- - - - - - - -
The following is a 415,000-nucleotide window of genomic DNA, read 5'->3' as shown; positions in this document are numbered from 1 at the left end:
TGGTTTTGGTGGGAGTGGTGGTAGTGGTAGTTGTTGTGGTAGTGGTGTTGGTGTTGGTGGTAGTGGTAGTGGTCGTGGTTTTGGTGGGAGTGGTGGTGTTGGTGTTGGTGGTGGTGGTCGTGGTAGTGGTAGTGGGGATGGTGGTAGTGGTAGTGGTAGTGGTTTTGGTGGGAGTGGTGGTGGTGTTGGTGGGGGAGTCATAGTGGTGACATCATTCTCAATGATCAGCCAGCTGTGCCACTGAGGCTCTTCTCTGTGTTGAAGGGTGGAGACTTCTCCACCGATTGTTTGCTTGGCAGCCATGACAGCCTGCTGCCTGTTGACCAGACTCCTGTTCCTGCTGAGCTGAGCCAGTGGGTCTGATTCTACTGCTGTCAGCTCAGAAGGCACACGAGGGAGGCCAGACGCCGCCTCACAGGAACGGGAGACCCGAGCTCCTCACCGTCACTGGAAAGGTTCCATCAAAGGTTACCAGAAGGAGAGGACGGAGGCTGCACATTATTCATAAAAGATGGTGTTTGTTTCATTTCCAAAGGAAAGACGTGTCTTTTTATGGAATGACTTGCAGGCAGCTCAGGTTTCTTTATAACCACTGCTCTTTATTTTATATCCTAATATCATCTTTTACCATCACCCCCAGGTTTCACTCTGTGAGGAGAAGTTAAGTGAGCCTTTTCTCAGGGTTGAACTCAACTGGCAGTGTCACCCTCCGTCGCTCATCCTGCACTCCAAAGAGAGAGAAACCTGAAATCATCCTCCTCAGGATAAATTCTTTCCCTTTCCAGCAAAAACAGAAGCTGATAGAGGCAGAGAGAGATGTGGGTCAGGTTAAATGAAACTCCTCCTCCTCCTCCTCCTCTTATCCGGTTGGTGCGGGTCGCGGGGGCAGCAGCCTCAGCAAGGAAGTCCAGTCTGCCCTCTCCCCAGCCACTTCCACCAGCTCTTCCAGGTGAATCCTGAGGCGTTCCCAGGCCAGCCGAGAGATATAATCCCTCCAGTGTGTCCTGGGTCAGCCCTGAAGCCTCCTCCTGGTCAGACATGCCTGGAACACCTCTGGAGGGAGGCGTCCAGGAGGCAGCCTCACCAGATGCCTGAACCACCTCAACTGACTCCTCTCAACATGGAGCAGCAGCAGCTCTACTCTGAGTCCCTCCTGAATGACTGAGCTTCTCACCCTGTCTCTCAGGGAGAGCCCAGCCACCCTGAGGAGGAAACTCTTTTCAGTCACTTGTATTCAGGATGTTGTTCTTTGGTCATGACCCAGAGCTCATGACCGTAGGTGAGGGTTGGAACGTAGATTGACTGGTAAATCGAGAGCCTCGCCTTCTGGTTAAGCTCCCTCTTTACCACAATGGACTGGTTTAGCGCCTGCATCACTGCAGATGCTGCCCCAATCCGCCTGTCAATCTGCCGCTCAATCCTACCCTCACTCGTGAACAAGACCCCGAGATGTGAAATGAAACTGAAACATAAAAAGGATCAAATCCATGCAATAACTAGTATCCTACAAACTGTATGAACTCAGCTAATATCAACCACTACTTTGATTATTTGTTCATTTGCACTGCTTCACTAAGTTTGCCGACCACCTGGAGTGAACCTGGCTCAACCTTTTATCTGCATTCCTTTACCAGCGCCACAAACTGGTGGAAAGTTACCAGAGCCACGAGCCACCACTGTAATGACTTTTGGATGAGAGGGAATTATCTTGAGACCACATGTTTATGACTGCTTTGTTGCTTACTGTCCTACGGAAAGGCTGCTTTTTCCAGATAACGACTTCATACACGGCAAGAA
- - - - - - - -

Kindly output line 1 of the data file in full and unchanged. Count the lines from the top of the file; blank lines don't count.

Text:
The following is a 415,000-nucleotide window of genomic DNA, read 5'->3' as shown; positions in this document are numbered from 1 at the left end: